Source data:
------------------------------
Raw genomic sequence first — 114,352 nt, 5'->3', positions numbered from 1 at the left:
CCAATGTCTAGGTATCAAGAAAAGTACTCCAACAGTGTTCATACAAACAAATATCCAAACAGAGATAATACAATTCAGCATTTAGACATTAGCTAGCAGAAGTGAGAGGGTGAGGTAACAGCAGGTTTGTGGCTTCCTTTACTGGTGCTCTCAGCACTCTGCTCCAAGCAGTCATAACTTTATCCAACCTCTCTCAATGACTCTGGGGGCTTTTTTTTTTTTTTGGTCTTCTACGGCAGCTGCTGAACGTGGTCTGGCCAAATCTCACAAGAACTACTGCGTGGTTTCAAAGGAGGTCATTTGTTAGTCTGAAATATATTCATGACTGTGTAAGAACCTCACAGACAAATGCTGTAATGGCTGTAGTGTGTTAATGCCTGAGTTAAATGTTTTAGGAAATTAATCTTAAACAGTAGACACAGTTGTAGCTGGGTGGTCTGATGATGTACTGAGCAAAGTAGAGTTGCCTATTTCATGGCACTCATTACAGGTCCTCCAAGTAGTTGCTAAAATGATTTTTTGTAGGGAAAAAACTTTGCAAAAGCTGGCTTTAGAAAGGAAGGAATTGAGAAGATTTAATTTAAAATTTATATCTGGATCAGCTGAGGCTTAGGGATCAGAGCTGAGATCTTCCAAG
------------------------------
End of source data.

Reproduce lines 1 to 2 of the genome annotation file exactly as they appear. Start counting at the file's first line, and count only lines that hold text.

Raw genomic sequence first — 114,352 nt, 5'->3', positions numbered from 1 at the left:
CCAATGTCTAGGTATCAAGAAAAGTACTCCAACAGTGTTCATACAAACAAATATCCAAACAGAGATAATACAATTCAGCATTTAGACATTAGCTAGCAGAAGTGAGAGGGTGAGGTAACAGCAGGTTTGTGGCTTCCTTTACTGGTGCTCTCAGCACTCTGCTCCAAGCAGTCATAACTTTATCCAACCTCTCTCAATGACTCTGGGGGCTTTTTTTTTTTTTTGGTCTTCTACGGCAGCTGCTGAACGTGGTCTGGCCAAATCTCACAAGAACTACTGCGTGGTTTCAAAGGAGGTCATTTGTTAGTCTGAAATATATTCATGACTGTGTAAGAACCTCACAGACAAATGCTGTAATGGCTGTAGTGTGTTAATGCCTGAGTTAAATGTTTTAGGAAATTAATCTTAAACAGTAGACACAGTTGTAGCTGGGTGGTCTGATGATGTACTGAGCAAAGTAGAGTTGCCTATTTCATGGCACTCATTACAGGTCCTCCAAGTAGTTGCTAAAATGATTTTTTGTAGGGAAAAAACTTTGCAAAAGCTGGCTTTAGAAAGGAAGGAATTGAGAAGATTTAATTTAAAATTTATATCTGGATCAGCTGAGGCTTAGGGATCAGAGCTGAGATCTTCCAAG